The G20 I received from PING for testing had a 9.5* loft and a stiff flex shaft (58g) and it was tested in almost every condition possible. Sunny, dry, wet, overcast, breezy, and cool all got their turn at interacting with the G20 so I think as far as elements go, this driver was exposed to everything but rain. It did experience some sprinkles but with the wet conditions that have been a part of NE weather the past few weeks it may have well been in rain-like conditions.

That being said, the G20 performed well in all of these conditions. The design of the club is one that is supposed to give you high launch with low spin which should result in greater accuracy. I found the ball flight to be middle-high with a piercing trajectory. This came in handy with the breezy conditions I mentioned before. You don’t just hit the ball with the G20, you beat the ball. When the ball meets the club face you can feel the ball almost spring off the face however the face isn’t ‘hot.’ The variable wall thickness of the face really gets the ball moving in a hurry while the weight at the back of the club face gets the ball up in the air quick.

One thing about the G20 is that it is a consistent club that doesn’t hide or enhance a bad shot. The ball pretty much goes where the club face is pointing. If you leave it open a bit, which is my most common miss, you get a straight block. Keep it closed and you get a pull. Centered? Oh my does the ball go far. When the club face wasn’t centered I still found my misses to be playable. The shots were long but thanks to the low spin factor you didn’t see wild slices or insane hooks that you may see with some other clubs. When the club face was centered the fairway was more or less a landing strip for the ball as it would fall out of the sky and get some good roll with it before stopping in the fairway. At least when I tested it on dry fairways. Wet fairways tended to stop the ball within a foot or two of its landing but I suspect this would happen with most drivers anyway.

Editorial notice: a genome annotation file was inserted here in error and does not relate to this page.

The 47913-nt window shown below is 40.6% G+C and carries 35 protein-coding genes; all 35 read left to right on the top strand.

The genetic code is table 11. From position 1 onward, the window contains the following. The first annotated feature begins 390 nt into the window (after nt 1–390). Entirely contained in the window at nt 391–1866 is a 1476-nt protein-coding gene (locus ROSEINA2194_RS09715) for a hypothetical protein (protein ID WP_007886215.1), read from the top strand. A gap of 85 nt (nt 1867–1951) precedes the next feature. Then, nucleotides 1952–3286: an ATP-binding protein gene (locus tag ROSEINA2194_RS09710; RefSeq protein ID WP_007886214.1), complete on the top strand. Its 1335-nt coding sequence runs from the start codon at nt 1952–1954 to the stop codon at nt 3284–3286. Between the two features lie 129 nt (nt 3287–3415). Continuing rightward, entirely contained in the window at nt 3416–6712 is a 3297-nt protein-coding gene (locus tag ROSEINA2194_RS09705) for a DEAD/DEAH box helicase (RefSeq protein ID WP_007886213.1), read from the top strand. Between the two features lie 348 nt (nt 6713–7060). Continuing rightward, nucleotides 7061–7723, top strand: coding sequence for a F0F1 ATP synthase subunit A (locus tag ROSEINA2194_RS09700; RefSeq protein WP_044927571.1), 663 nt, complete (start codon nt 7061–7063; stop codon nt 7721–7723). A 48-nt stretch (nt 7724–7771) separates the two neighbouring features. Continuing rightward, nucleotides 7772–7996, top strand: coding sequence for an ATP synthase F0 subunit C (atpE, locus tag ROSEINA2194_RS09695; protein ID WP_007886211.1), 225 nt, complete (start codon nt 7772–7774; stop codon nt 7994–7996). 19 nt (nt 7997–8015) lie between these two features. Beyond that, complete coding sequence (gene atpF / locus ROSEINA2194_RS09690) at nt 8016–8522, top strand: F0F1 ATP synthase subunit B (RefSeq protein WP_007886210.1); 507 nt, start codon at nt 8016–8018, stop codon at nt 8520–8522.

Along the lines of consistency, when you hit the sweet spot of the large face of the G20, you’re rewarded with a unique sound. It’s not like the traditional PING ‘ping’ but more of a ‘crack’ mixed with the ‘ping.’ I’ve described it as a ‘thwack’ before but it’s more of a ‘pinging crack’ which is something you need to hear for yourself. As long as you’re near the center of the face you’re going to hear some iteration of this sound but when you catch it on the screws? You know it and the best part is that you want to hear it again and again. This makes the PING G20 slightly addictive but in a good way. I found my most consistent miss to be a block or a push. While the shaft is the same length as the shaft of the K15 that I tested last year, I found that my swing had to be more consistent with the G20 and that you can’t fully go after a shot. This may be due to the placement of weight above the center point of the shaft which could be problematic in helping get the club head squared at impact if you don’t have a consistent swing. I think the best tempo to unleash the full potential of this driver is one that is medium-fast tempo, or an 8 on a scale of 1-10.

For a low spin driver I found the overall forgiveness to be surprisingly good. The tall face, elongated club head, and 460cc design really helps you hit the ball well and does help with some off-center hits. Unless you blatantly miss-hit the ball, this club will help keep you in lay as much as possible. I found hits off the toe to be straight with minimal distance loss however hits off the heel was where I noticed some distance loss. The G20 may not be the perfect panacea for helping you with your driving problems but it sure will try to as long as you give it something to work with.

Overall
The PING G20 driver is a contender for a full time spot in my bag. It still has some work to do, as do I, but this driver makes it worth putting time in on the range and on the course. Although I’m generally not a fan of the stock shaft for myself and my game, I think for the most part it will be fine for the majority of golfers out there. I wish PING would join the movement by other companies who are including upgraded stock shafts as a part of their stock club offering. I understand why PING doesn’t do this as they firmly believe in their fitting system but for how long before PING fans begin to slowly take their loyalty, and more importantly, their money to other options? Aside from that, there’s not much to complain about with the G20 driver. It retails for $299 and is definitely worth a few swings at your favorite golf store or pro shop if you’re in the market for a new driver. The performance and potential of this driver are hard to ignore so don’t. Once you master it, you, and everyone else will know about the sound this driver makes when you hit it flush. That alone is worth the price once you experience that. For more information about PING and other PING products you can check out www.ping.com.

T. Hanks